The study, co-written with Deborah Reed of the University of Tennessee, was published in the journal Learning Disabilities Research and Practice.

For the research, trained tutors developed the intervention, developed by Orosco and colleagues based on cognitive and culturally responsive research conducted over a span of 20 years. One example of an intervention session tested in the study included a script in which a tutor examined a word problem that explained a person made a quesadilla for his friend Mario, giving him one-fourth of it, then needed to students to determine how much remained.

The tutor first asked students if they remembered a class session in which they made quesadillas, what shape they were and demonstrated concepts by drawing a circle on the board, dividing it into four equal pieces, having students repeat terms like numerator and denominator, and explaining that when a question asks how much is left, subtraction is required. The students also collaborated with peers to practice using important vocabulary in sentences. The approach both helps students learn and understand mathematical concepts while being culturally responsive.

"Word problems are complex because they require translating words into mathematical equations, and this involves integrating the science of reading and math through language concepts and differentiated instruction," Orosco said. "We have not extensively tested these approaches with this group of children. However, we are establishing an evidence-based framework that aids them in developing background knowledge and connecting it to their cultural contexts."

Orosco , director of KU’s Center for Culturally Responsive Educational Neuroscience, emphasized the critical role of language in word problems, highlighting the importance of using culturally familiar terms. For instance, substituting "pastry" for "quesadilla" could significantly affect comprehension for students from diverse backgrounds. Failure to grasp the initial scenario can impede subsequent problem-solving efforts.

The study proved effective in improving students’ problem-solving abilities, despite covariates including an individual’s basic calculation skills, fluid intelligence and reading comprehension scores. That finding is key as, while ideally all students would begin on equal footing and there were little variations in a classroom, in reality, covariates exist and are commonplace.

The study had trained tutors deliver the intervention, and its effectiveness should be further tested with working teachers, the authors wrote. Orosco said professional development to help teachers gain the skills is necessary, and it is vital for teacher preparation programs to train future teachers with such skills as well. And helping students at the elementary level is necessary to help ensure success in future higher-level math classes such as algebra.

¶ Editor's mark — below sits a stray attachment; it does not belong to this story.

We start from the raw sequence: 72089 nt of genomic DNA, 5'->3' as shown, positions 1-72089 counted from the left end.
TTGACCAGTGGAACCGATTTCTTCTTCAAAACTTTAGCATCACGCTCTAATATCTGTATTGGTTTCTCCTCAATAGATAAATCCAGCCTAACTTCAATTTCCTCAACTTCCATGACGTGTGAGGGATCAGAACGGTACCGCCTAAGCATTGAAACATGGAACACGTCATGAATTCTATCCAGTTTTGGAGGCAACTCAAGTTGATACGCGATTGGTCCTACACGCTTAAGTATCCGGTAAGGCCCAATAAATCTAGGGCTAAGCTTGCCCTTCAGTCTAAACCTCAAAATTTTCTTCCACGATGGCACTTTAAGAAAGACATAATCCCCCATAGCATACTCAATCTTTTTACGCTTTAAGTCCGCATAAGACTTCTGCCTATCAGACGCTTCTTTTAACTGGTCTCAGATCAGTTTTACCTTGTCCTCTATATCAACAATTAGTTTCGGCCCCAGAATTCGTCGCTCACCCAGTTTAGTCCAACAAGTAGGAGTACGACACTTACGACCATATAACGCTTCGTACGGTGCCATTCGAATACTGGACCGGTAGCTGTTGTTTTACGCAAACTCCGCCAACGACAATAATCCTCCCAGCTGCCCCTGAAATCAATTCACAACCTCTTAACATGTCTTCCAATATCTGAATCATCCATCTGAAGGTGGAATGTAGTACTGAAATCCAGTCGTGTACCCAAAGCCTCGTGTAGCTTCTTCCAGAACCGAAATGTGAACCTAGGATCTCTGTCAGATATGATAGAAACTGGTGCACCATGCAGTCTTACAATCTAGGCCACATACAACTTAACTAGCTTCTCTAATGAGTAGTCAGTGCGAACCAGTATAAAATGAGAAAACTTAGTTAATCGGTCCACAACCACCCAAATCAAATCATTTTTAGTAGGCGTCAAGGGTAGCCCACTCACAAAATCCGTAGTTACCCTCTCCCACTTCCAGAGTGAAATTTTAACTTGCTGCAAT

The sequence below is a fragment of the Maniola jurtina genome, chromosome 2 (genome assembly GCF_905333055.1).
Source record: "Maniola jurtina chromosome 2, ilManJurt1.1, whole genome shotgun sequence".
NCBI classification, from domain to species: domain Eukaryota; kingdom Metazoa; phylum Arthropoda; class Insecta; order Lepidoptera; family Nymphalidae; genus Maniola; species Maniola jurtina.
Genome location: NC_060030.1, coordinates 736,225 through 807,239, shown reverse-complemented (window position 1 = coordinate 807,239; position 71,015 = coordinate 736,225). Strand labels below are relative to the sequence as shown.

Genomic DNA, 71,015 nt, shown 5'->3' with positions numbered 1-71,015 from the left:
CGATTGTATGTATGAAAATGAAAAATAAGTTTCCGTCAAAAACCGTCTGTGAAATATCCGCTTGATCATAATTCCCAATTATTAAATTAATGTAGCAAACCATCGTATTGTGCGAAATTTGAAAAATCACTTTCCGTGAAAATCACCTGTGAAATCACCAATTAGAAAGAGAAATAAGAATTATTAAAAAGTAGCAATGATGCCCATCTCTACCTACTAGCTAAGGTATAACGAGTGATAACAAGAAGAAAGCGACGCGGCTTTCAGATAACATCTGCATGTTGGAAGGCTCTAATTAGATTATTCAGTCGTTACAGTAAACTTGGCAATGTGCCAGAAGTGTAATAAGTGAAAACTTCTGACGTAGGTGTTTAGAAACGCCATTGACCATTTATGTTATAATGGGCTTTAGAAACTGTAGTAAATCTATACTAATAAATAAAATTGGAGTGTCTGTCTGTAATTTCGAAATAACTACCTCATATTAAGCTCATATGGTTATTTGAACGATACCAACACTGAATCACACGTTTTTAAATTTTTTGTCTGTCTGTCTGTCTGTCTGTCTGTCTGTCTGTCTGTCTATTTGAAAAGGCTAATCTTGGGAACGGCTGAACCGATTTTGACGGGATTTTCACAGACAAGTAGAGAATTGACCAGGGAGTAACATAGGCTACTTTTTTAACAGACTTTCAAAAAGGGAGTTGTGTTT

The research builds on Orosco and colleagues’ work in understanding and improving math instruction for English learners . Future work will continue to examine the role of cognitive functions such as working memory and brain science , as well as potential integration of artificial intelligence in teaching math.

“Comprehension strategy instruction helps students make connections, ask questions, visualize, synthesize and monitor their thinking about word problems,” Orosco and Reed wrote. “Finally, applying comprehension strategy instruction supports ELs in integrating their reading, language and math cognition… Focusing on relevant language in word problems and providing collaborative support significantly improved students’ solution accuracy.”

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Math Craft Activities Growing Bundle | Bulletin Board Ideas | Problem-Solving

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Description

Introducing the ultimate solution for making math fun and exciting! Your students will love showing off their math skills with these fun craft activities. You will love having a simple, academic bulletin board for each season!

This exclusive growing bundle of math crafts is designed to provide a hands-on learning experience for young minds to acquire and master key math concepts with ease.

Currently Included

  • September: Apple Fact Families (addition & subtraction)
  • October: Skip Counting Spiders (by 2s, 3s, 5s, 10s, and 25s)
  • November: Problem-Solving Pies (addition, subtraction, multiplication, and division word problems)
  • December (1): Word Problem Wreaths (addition, subtraction, multiplication, and division)
  • December (2): Subtraction Stockings (2- & 3-digit subtraction with and without regrouping)
  • January: Snowman Math Craft (addition, subtraction, multiplication, and division)
  • February: Valen-TIME Heart Craft (time to the nearest hour, half-hour and quarter-hour)
  • April/May: Measurement Garden Craft (measuring objects to the nearest 1/4 inch and 1/2 centimeter

This is the LOWEST price the bundle will be.

The Complete Bundle will include

  • a minimum of 15 math crafts
  • PLUS bulletin board accessories/headings